Optimize Public Law, Podcast 3: Separation of Powers - Transcript This is a podcast which accompanies [Optimize] Public Law by Ursula Smartt. In the previous podcasts we looked at the unwritten Constitution and the sources of law which make up the British Constitution. One of the main subjects of discussion in your coursework or part of the public law examination tends to be the separation of powers. One of the great political thinkers and philosophers of the Age of Enlightenment (a cultural movement originating in France during the late 17th and early 18th centuries) was Montesquieu. Critical legal thinking is still based on his idea of the ideal or pure democratic state and the separation of powers. What Montesquieu meant by this was that every democratic state has three sorts of power: the Legislative (also known as the Legislature) which makes laws; the Executive (or Government); and the Judiciary (or Judicature). Montesquieu wrote in his Spirit of the Laws in 1748 that pure separation of these three powers would be the basis for a Constitution of a true democratic state. Where this was not the case, and where the Executive was unchecked and randomly made laws at will, Montesquieu warned that this would lead towards a tyrannical state. Montesquieu’s pure separation of powers refers to an ideal where the major institutions of a state should function independently from each other, and that no individual should have all of these powers that span all three offices. [What then are the roles of these three powers? The Executive (or Government) can make peace or war, can send or receive embassies, establish public security and law enforcement, and provide against invasions in respect to things dependent on the law of nations. The Legislative (or Parliament) makes or unmakes laws. And the Judiciary can punish criminals or determine disputes in civil law between individuals.] Let us have a closer look at the American Constitution. In the United States, a presidential system, we see Montesquieu’s pure system at work that is the strict separation of powers, guaranteed in codified (or written) Constitution. The United States Constitution adheres closely to the separation of powers. This means that all three branches (or powers) are systematically split between the Executive (the President), the Legislative (Congress) and the Judiciary (the US Supreme Court). The President of the United States cannot serve in Congress and serving Congressmen cannot be a Supreme Court Judge. Montesquieu’s pure theory is then realised in American politics, in that no branch becomes more powerful than the other two. The American Constitution clearly states what the Executive, the Legislative and the Judiciary can or cannot do. Article I of the Constitution, for example, grants powers to the Legislature; Article II gives Executive power to the President; and Article III creates an independent Judiciary. Congress is elected separately from the President, who does not sit as part of the Legislature. The US Supreme Court can declare the acts of both Congress and the President to be unconstitutional. This is not clear and guaranteed in the British Constitution which, as you have now learnt, is unwritten or uncodified. In the UK the roles of the various powers have merged between parts of Government. In the United Kingdom and other common law jurisdictions, the theory of separation of powers is therefore less clear or – to use Montesquieu’s words, less ‘pure’. In the UK, the major offices and institutions have evolved to achieve a balance between the Crown (and more recently the Government) and Parliament. The system in the UK then resembles more of a balance of powers than a formal separation of the three branches. Walter Bagehot in his major work The English Constitution of 1867, called the British system a ‘fusion of powers’. In Britain, the legislative aspect is Parliament where laws are made. The Executive or Government (the Cabinet) plans future legislation and formulates policy, and the Judiciary is made up of all the UK courts, the UK Supreme Court and the Judicial Committee of the Privy Council, who have the final say on legal issues. The Prime Minister is an active member of the Legislative (that is Parliament). He or she can vote for or against a bill in Parliament. And he is also a leading member of the Executive. Members of the Cabinet (that is Ministers with a portfolio) are also members of the Legislative who have the right, as Members of Parliament, to vote on issues. This means there is a merging of roles in the British constitutional model and the separation of powers are not as clearly separate as in the American case. You may well be asked to discuss the advantages and disadvantages of the American versus the British model in a discursive essay. A typical exam question might be that of a US Congressman saying to a British MP: ‘There is no such thing as separation of powers in the United Kingdom.’ You should then discuss this statement by comparing and contrasting the US and the UK constitutional set-ups in relation to the separation of powers. Chapter 5 of your textbook Optimize Public Law will help you with this. Take a look at the practice section – ‘Putting it into practice’ –where there are some helpful hints how to tackle and structure such a discursive question. Your main argument should centre on the flexibility of the modern constitutional model of the United Kingdom and the positive argument that an unwritten (or uncodified) Constitution can evolve and change in times of crisis or war adding to the freedom of the individual in a modern society. Supporters of the American model however will support their true separation of powers, bolstered by the strictly codified US Constitution which provides Government with specific rights, and that no power can trespass onto power held by other parts of the political or judicial system. This is known as ‘checks and balances’. Which leads us on to another typical exam or coursework discussion point: what then are the checks and balances in the United Kingdom? How can Parliament effectively control the Executive? What have been the major constitutional changes over the past decade or so in the UK which has no written Constitution and is therefore in a constant state of flux? You will gain high marks if you can explain that in the UK, the Executive and Legislature are closely intertwined. Make the point that the Prime Minister and the majority of his or her Ministers are Members of Parliament and sit in the House of Commons. Professor Vernon Bogdanor thinks that this is a positive development. In his The Sovereignty of Parliament and the Rule of Law of 2006, Bogdanor argues that the UK’s integration of Executive and Legislature provide stability and efficiency in the operation of Government. The Prime Minister is then both, the Head of the Executive (that is the Government) and the Leader of the majority party in the Legislature. Parliament then delegates law-making powers to the Government through measures to draft secondary or delegated legislation in form of statutory instruments. You should make the point again, that the Legislature and Executive in Britain are not strictly separate powers as Montesquieu would have liked. How then can the checks and balances be achieved to control the Executive? The Westminster Parliament can facilitate scrutiny by a number of procedures, such as Prime Minister’s Question Time, which is a powerful way for holding the Executive to account. This means Ministers have to answer weekly questions in Parliament. This is a public event and you are encouraged to go along to the Westminster Parliament which has free entry each day that the Parliament is in session. Question Time takes place for an hour, Monday to Thursday, and you can sit in the public gallery and observe each Government department answering questions according to a rota, called the Order of Oral Questions. The questions asked must relate to the responsibilities of the Government department concerned. Question Time provides an opportunity for checks and balances, for MPs and Members of the House of Lords, to question the Government Ministers about matters for which they are responsible. The Prime Minister answers questions from MPs in the Commons for half an hour every Wednesday from midday. You may have to queue a little longer for this event outside Parliament. Then there a Select Committees which scrutinise the work of the Executive. Select Committees work in both Houses of Parliament. They check and report on areas ranging from the work of Government Departments to economic affairs. Some are in the form of public sittings which again you can attend. Some are televised. Once a Select Committee has written its findings up in a report it will require a response from the Government. Some Select Committees have a role that crosses departmental boundaries such as the Public Accounts or Environmental Audit Committees. Depending on the issue under consideration they can look at any or all of the Government departments. The Culture, Media and Sport Select Committee, for example looked at how Britain should prepare for the London 2012 Olympics. More recently there was discussion about the role of the BBC, and how the British press should be properly regulated. There are five major Lords Select Committees: the European Union Committee; the Science and Technology Committee; the Communications Committee; the Constitution Committee; and the Economic Affairs Committee. So, what happens when a party has a large majority in government (as was the case in 1997 when Labour won the General Election)? The crucial issue here is whether the Government (that is the Executive) can dominate Parliament (that is the Legislature). How can we be sure that proposed legislation is properly enacted and that there are sufficient procedures in place to ensure that proposals are sufficiently scrutinised and either endorsed or rejected by Parliament to avoid a dictatorship or tyranny? The legislative branch of Government retains formal powers to dismiss executive officers. Ministers have to adhere to the Ministerial Code and the House of Commons (Disqualification) Act 1975 created limits and rules on the number of salaried (Cabinet) Ministers sitting in the House of Commons. And the Convention of Collective Ministerial Responsibility established the accountability of Government to Parliament. One good example is the parliamentary expenses scandal which was uncovered by the Daily Telegraph in 2009 under the Freedom of Information Act 2000. [In 2011, the Public Administration Select Committee examined the role and responsibilities of Ministers, following the Parliamentary expenses scandal in 2008.] You would do well if you researched into this scandal which would enhance your coursework in particular. Parliamentary irregularities and misappropriation of public funds by certain MPs led not only to a large number of resignations in 2009 but also to criminal convictions. Parliament then passed the Parliamentary Voting System and Constituencies Act 2011 which will cut the number of MPs in the House of Commons from 650 to 600 after the next General Election. The General Election of May 2010 resulted in a hung Parliament and a coalition Government, made up of Conservatives and Liberal Democrat MPs. The last formal coalition was the Wartime Government led by Winston Churchill between 1940 and 1945. The last coalition in peacetime was the Labour-Liberal-Conservative coalition headed initially by Ramsay MacDonald (Labour) and later Stanley Baldwin (Conservative) and Neville Chamberlain (Conservative) from 1931 to 1940. One final topic which you will have to discuss is the independence of the judiciary in the UK. Is there true separation of the powers of the Legislature (that is Parliament) and the Judiciary [or Judicature]? You should argue that the independence of the Judiciary manifests itself in many forms in the UK. For example, judges are prohibited from standing for election to Parliament under the House of Commons (Disqualification) Act 1975. Judges do not make law. Judges are expected to interpret legislation in line with the intention of Parliament. Judges are then responsible for the development of common law, also known as judge-made or case law. Judges in the higher courts have tenure for life with a present retirement age of 70. This then protects their independence, and a resolution of both Houses of Parliament is needed to remove a High Court judge from office, while judges at the lower levels can only be removed after disciplinary proceedings. Judges are also protected by immunity from legal action in relation to judicial functions and absolute privilege in court proceedings. The separation of powers means that in practice, citizens must be able to challenge the legitimacy of executive action before an independent judiciary. Constitutionally, judges are subordinate to Parliament and may not challenge the validity of Acts of Parliament. You should cite the case of Pickin v British Railways Board  here to support this point (a House of Lords case). Make the point strongly in a discursive essay that judges interpret legislation they do not make law. Or do they? You will gain high marks if you can cite some learned opinion at this point, because constitutional lawyers don’t agree. Lord Reid in his 1972 lecture ‘The Judge as Lawmaker’ said that while it was once thought almost indecent to suggest that judges make law, the notion that judges only declare the law is rather outdated. Lord Scarman disagreed. He argued in the case of McLoughlin v O'Brian (a House of Lords case of 1983) that the main objective of judges was the formulation of legal principles (or precedents), whereas policy-making was strictly the prerogative of Parliament. When writing and composing an essay on the separation of powers, you do well by citing and discussing the Jackson case of 2005. It is important that you read this case in full and quote some of their Lordships’ dicta in the case. The legal argument centred on the validity and application of the Parliament Acts 1911 and 1949 which were then applied to the Hunting Act 2004. Jackson questioned the relationship between Parliamentary Sovereignty and the Rule of Law in a novel manner, suggesting there were limits to Parliamentary Sovereignty which put constitutional fundamentals at risk. Which will then bring you to the conclusion that there are indeed some elements of judicial law-making in the evolution of common law. You have learnt that the Executive exercises the power of the state. But it is also the Executive, in the form of government departments, Ministers or local government bodies, that is frequently being challenged in the administrative courts in form of Judicial Review (see Chapters 8 and 9 in Ursula Smartt’s Optimize Public Law text).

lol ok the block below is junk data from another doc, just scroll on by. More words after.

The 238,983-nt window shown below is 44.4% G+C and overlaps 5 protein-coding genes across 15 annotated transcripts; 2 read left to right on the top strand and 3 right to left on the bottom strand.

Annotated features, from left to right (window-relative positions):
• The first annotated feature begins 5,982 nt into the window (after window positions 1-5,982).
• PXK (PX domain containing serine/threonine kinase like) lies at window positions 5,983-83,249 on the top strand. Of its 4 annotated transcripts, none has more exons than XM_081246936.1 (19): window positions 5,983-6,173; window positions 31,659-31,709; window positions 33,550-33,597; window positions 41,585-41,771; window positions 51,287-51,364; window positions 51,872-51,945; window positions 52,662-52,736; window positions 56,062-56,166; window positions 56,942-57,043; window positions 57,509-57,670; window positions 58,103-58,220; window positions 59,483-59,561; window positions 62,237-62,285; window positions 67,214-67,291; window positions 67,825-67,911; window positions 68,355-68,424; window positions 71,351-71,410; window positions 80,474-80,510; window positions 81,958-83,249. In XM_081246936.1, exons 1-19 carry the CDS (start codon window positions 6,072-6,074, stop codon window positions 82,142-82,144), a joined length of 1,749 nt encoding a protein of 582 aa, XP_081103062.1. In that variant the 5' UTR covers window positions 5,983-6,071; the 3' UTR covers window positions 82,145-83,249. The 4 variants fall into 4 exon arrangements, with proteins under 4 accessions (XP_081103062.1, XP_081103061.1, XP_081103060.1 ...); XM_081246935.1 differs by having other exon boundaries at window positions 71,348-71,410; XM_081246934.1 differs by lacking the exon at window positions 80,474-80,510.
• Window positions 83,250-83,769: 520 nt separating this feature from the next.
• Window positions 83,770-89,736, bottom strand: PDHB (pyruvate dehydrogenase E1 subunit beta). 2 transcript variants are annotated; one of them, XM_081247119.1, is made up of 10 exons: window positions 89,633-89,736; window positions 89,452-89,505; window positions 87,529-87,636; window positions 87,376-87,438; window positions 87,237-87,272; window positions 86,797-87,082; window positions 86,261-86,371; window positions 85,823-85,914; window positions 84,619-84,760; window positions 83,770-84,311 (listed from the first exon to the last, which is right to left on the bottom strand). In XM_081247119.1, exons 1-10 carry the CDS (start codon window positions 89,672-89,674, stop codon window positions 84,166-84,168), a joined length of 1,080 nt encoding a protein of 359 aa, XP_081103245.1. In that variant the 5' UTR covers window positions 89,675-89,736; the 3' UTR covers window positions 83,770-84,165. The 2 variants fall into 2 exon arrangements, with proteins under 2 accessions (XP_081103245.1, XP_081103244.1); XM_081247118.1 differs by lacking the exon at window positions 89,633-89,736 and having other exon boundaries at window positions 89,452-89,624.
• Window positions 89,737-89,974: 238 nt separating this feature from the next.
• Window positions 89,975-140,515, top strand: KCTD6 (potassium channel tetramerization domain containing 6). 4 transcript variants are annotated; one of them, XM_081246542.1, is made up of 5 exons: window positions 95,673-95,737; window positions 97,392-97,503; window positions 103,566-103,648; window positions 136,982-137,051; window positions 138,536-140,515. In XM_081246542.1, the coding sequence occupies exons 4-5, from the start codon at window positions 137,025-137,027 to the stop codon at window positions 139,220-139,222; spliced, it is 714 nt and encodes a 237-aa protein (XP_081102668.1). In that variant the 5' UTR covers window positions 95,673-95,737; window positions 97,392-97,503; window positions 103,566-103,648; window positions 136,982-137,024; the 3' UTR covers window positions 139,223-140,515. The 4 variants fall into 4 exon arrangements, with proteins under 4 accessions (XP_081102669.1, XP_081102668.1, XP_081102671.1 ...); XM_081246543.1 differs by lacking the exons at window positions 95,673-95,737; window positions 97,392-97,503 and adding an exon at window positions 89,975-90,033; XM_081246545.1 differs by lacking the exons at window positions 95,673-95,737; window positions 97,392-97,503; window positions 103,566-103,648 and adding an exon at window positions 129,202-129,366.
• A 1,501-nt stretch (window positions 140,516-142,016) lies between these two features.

© Copyright 2021 Paperzz